The proposition was made following an incident this month when a man committed suicide on Facebook.
The Chinese-owned app had set out its proposal in a letter addressed to the chief executives of Facebook, Instagram, Twitter, Google, Twitter, Reddit, Twitch, and Reddit.
TikTok's interim CEO Vanessa Pappas noted that each of the platforms had its own policies to take down harmful content and stop its distribution.
"However, we believe each of our individual efforts to safeguard our own users and the collective community would be boosted significantly through a formal, collaborative approach to early identification and notification amongst industry participants of extremely violent, graphic content, including suicide," she wrote in the letter.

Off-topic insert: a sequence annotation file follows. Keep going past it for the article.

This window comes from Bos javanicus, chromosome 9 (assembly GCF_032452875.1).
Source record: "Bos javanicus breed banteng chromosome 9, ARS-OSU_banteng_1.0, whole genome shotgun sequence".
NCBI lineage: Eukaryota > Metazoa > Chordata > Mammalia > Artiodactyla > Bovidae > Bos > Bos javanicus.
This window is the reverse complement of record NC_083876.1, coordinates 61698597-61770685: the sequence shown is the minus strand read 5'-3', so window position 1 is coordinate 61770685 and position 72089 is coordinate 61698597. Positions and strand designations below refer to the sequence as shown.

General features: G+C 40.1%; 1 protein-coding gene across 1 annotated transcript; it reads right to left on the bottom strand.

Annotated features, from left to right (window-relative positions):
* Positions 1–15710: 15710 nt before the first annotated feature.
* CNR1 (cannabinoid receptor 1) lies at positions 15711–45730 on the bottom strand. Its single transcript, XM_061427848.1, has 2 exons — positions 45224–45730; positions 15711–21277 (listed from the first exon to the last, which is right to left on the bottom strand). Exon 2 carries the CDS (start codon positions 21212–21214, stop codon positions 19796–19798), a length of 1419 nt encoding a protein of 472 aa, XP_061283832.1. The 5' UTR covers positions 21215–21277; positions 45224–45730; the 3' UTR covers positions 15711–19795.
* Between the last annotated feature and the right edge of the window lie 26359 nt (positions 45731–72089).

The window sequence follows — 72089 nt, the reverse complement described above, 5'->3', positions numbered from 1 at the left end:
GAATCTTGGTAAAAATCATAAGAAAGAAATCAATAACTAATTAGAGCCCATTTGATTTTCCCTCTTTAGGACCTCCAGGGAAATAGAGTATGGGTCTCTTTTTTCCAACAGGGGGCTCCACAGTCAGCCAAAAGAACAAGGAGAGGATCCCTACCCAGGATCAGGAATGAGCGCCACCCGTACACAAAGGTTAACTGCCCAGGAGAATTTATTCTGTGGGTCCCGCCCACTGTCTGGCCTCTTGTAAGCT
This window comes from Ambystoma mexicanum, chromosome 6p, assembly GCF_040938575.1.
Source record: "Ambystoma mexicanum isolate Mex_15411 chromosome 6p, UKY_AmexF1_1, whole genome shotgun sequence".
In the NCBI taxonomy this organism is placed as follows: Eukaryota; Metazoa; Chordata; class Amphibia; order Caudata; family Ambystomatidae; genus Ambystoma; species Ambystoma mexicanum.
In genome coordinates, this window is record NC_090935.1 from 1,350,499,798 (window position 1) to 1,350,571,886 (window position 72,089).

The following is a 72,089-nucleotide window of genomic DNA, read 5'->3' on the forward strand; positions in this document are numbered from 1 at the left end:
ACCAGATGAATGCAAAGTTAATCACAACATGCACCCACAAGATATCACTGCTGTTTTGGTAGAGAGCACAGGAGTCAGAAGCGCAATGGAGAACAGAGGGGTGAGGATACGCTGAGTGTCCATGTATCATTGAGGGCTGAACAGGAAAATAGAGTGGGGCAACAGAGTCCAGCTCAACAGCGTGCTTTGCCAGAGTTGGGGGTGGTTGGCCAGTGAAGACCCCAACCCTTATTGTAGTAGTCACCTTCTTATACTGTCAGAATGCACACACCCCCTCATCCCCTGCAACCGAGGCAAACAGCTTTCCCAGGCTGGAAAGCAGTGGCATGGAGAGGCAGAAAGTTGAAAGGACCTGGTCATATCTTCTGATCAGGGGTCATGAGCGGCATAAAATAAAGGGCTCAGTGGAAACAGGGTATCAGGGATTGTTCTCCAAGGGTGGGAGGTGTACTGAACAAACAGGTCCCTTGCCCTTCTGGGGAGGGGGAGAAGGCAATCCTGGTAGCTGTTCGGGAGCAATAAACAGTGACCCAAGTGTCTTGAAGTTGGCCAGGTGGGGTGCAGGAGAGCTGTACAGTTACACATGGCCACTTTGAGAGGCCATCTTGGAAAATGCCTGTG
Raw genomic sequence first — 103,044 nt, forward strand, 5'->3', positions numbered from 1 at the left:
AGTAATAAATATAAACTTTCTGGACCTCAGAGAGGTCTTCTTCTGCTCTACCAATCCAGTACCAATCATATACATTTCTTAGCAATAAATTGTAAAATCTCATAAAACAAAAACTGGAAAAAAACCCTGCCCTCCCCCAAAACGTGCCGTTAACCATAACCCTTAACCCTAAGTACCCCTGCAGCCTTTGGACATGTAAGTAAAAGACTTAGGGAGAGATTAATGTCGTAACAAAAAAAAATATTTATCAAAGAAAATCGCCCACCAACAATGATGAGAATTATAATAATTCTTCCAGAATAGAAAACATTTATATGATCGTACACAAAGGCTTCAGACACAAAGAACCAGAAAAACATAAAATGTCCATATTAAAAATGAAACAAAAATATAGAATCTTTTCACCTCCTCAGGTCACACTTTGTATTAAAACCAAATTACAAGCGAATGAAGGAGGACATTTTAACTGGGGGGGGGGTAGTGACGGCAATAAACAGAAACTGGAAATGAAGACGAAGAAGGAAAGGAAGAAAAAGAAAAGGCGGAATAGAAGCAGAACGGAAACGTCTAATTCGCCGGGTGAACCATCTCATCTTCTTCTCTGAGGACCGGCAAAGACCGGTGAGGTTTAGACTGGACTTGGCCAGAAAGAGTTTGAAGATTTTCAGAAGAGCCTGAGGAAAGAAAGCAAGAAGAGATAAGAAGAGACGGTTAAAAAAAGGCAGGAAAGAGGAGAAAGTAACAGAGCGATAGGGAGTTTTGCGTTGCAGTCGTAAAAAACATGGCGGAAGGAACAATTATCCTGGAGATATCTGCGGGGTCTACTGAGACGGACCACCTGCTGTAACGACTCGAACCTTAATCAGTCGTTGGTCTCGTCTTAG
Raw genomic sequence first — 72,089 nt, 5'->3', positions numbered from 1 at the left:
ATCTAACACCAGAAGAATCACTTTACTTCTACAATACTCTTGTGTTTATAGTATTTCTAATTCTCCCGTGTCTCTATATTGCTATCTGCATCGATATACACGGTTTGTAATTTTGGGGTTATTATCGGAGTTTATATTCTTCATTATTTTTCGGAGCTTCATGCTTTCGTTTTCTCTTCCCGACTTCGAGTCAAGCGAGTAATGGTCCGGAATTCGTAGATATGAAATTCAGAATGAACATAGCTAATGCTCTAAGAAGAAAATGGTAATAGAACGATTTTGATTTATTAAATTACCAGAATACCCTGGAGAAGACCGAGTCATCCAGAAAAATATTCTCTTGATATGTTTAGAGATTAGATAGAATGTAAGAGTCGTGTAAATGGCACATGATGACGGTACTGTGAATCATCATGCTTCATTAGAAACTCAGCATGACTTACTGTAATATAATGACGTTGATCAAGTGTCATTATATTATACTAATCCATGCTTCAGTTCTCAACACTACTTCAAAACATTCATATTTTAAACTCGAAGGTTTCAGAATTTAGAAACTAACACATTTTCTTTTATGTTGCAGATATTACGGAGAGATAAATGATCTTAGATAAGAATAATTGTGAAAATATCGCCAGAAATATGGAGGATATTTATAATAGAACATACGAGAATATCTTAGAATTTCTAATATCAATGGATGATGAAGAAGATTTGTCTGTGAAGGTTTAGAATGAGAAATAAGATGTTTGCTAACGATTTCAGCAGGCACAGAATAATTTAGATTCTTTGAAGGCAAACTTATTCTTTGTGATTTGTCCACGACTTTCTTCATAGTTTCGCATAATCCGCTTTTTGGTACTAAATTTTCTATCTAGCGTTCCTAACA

Pappas proposed a meeting of safety officers from each company to work out details of a collective approach, "which we believe will help us all improve safety for our users".
TikTok launched its own investigation after clips of the man's suicide were embedded into otherwise inoffensive videos shared widely on its global platform, which is especially popular with young teens.
The original video came from a Facebook livestream and showed an American man taking his own life, according to a warning TikTok sent to users on September 8.